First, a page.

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SKARDU: Half a dozen tattered yellow flags poke from a huge boulder-strewn expanse of gravel and ice. They mark where the buildings of Gayari army base once stood.
In the early hours of April 7, thousands of tonnes of ice, rock and snow crashed down onto the camp, the battalion headquarters of the 6th Northern Light Infantry 4,000 metres (13,000 feet) up in the mountains of Kashmir.
The disaster that entombed 140 people has been described as an avalanche, but the dense, rocky rubble that now covers the camp to a depth of around 60 metres (200 feet) looks more like the aftermath of a landslide.
The Pakistan army has been searching for the 129 soldiers and 11 civilians buried at the remote Gayari site for nearly two weeks and they insist they have not yet given up hope of finding survivors.
But it is almost impossible to imagine anyone surviving even the initial impact of such a weight of rock and ice -- one of the boulders carried down the mountainside onto the site measures at least 30 metres across and 20 metres high.
Yet the search goes on, with bulldozers and mechanical excavators -- looking like children's toys against the immense mountains -- ploughing through the debris.
Faced with the featureless expanse of ice and rock more than a square kilometre (third of a square mile) in area, search teams used army records to work out where camp buildings stood, marking them with yellow flags, to concentrate their efforts there.
Brigadier Saqib Mahmood Malik, the Siachen brigade commander, said his soldiers were desperate to help their comrades.
"We don't need morale or motivation. Merely that our colleagues are under it -- that is the source of motivation to get them out. I really don't have to push my men to do this job," he told AFP.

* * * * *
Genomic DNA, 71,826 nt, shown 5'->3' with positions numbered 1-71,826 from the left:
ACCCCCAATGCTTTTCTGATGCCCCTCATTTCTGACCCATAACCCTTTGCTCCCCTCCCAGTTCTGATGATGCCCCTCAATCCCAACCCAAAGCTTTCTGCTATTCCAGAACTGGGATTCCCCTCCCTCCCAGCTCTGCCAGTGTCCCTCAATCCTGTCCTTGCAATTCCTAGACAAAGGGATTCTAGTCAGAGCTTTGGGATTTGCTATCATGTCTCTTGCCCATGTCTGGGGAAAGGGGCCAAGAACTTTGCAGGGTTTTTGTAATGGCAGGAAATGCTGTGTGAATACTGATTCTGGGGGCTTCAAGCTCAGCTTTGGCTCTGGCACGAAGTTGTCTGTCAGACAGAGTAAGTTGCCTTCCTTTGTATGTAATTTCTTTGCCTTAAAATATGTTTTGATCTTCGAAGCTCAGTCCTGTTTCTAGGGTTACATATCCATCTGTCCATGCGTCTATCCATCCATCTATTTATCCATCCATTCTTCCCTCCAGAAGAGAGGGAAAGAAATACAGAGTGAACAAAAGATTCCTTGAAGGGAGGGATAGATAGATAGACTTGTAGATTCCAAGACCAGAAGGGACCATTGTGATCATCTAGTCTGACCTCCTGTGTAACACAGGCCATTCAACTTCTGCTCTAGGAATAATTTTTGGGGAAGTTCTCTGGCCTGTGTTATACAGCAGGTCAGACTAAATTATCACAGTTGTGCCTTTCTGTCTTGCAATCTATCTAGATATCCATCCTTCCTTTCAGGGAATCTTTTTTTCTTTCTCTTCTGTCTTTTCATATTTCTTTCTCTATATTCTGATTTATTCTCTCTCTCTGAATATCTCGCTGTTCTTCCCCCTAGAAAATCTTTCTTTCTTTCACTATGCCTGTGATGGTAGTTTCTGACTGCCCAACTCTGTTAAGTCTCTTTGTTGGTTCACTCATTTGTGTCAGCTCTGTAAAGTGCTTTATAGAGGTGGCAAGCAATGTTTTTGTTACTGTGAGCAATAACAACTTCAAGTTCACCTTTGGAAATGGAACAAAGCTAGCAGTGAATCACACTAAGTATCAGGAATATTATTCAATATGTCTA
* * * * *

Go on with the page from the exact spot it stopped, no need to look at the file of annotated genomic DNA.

The soldiers' indefatigability in the face of daunting challenges -- sub-zero temperatures, daily blizzards, constant threat of further avalanches -- is admirable.
There is no question the task the rescuers face is overwhelming -- no visible trace remains of the base, which stood on the site since 1988 and was regarded as a very low avalanche risk.
It is as if the desolate, saw-tooth peaks that loom dizzyingly over Gayari tired of their human tenants and with a single terrifying sweep returned the site to the barren grey-brown monochrome of the rest of the valley.
Gayari sits just below the Siachen Glacier, known as the "world's highest battlefield", where Pakistani and Indian troops have faced off in unimaginably harsh conditions since the 1980s.
Both countries expend huge resources maintaining troops at altitudes of up to 6,000 metres and questions have been raised about the value of defending such harsh terrain -- and the environmental impact on a delicate glacial ecosystem.
Waste from military camps is a major problem, environmental experts say, leaching poisonous chemicals into the glacier and threatening to pollute water systems that millions of people across the subcontinent depend upon.
The Siachen feeds into the Indus river, Pakistan's largest, and Pakistani army chief General Ashfaq Kayani acknowledged the ecological damage the ongoing standoff was wreaking.
"We understand the physical deployment of troops, that glaciers get affected, the environment gets affected," he said on Wednesday after visiting Gayari.
"It does not affect only the Indus river -- it affects the environment of this region and it affects in some ways the environment of the world.
"If there's no other reason I think this is one good enough reason that this area should not be militarised."
Since the conflict flared in 1984, more lives have been lost to the cold weather and treacherous conditions than combat. It remains to be seen whether the Gayari tragedy will be enough to bring the men down from the mountain. -- AGENCIES
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